Opinion No. 10
from the District Court of the Sixth Judicial District of the
State of Idaho, Bear Lake County. Hon. Mitchell W. Brown,
district court's order suppressing evidence is
Honorable Lawrence G. Wasden, Attorney General, Boise, for
Respondent did not participate in the appeal.
State of Idaho appeals from the decision of the district
court suppressing evidence found during a search of Brody
Jaskowski's pickup. Relying on State v. Turek,
150 Idaho 745, 250 P.3d 796 (Ct. App. 2011), the district
court held that Jaskowski's probation agreement required
that his probation officer request that Jaskowski submit to a
search. The district court found that the probation officer
did not make such a request of Jaskowski before searching his
vehicle. Therefore, the district court suppressed evidence
discovered in the course of the search. We affirm.
FACTUAL AND PROCEDURAL BACKGROUND
October 29, 2014, following his plea of guilty to a
misdemeanor charge of driving under the influence, Jaskowski
was placed on supervised probation for 18 months. The
judgment of conviction and order for probation incorporated
Jaskowski's agreement of supervision. In Paragraph 9 of
the supervision agreement, Jaskowski agreed that:
I shall submit and I agree to polygraph examinations,
warrantless searches of my person, personal property,
electronic devices, automobiles, residence, and outbuildings
at the request of my Probation Officer, by the Probation
Officer, Peace Officer, and/or his designee; with or without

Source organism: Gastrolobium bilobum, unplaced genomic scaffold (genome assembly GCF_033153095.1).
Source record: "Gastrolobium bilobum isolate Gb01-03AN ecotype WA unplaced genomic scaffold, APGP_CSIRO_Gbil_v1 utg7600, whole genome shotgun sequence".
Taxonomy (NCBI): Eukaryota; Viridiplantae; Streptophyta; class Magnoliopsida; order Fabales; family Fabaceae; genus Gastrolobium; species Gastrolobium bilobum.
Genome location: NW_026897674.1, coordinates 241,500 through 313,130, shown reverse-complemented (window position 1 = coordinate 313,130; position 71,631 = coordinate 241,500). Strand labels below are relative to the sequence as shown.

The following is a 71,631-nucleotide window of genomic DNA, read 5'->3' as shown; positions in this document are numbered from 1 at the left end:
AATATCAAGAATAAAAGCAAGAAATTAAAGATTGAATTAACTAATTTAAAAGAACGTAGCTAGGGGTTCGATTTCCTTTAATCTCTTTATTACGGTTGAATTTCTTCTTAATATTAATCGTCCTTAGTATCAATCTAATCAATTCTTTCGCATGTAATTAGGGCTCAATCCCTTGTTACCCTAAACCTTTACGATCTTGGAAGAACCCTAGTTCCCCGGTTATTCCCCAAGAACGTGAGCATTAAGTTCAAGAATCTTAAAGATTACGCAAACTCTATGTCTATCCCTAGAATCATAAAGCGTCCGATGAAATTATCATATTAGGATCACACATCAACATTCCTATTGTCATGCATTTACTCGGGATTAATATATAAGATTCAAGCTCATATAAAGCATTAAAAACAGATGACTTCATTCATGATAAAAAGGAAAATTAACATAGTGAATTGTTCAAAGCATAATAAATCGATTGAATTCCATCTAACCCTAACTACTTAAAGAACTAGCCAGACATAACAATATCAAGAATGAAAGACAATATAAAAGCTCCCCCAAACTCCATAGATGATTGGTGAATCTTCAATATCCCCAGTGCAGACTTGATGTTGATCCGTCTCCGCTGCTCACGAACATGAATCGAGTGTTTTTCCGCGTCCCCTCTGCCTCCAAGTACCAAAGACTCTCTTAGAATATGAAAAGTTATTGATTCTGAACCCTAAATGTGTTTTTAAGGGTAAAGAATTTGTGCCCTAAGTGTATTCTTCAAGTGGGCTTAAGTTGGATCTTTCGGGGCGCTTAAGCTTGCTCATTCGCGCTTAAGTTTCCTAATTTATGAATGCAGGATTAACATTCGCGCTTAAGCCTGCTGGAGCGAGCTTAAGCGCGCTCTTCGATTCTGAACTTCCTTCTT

Probable Cause; any time day or night. I understand that any
Alcohol, evidence, and/or Contraband will be confiscated, and
new charges can be filed in the event of criminal activity.
April 15, 2016, Jaskowski was driving his pickup when he was
stopped by a Montpelier Police Department officer. The
officer had been looking for Jaskowski because he had
recently learned that there was a warrant for Jaskowski's
arrest. After seeing a pickup matching the description of one
registered to Jaskowski, the officer contacted dispatch and
was advised that there was a warrant for Jaskowski's
arrest. Aware that Jaskowski was on probation, the officer
also called Jaskowski's probation officer, who asked him
to stop Jaskowski.
officer pulled Jaskowski over and, as he approached the
pickup, the officer was informed that the warrant for
Jaskowski's arrest had been recalled by the court. The
officer informed Jaskowski of the reason for the stop and
requested his driver's license and vehicle information.
The officer "ran" Jaskowski's driver's
license and learned that it "was shown as denied."
As the officer was writing Jaskowski a citation for driving
without privileges, Jaskowski's probation officer
probation officer told Jaskowski that he was going to search
his vehicle and then began the search. At some point in the
search, the probation officer asked the police officer to
take Jaskowski into custody. After complying with the
probation officer's request, the police officer then
assisted in completing the search of Jaskowski's pickup.
the search, the officers found two pipes that field-tested
positive for the presence of methamphetamine. In subsequent
questioning, Jaskowski admitted to having used ...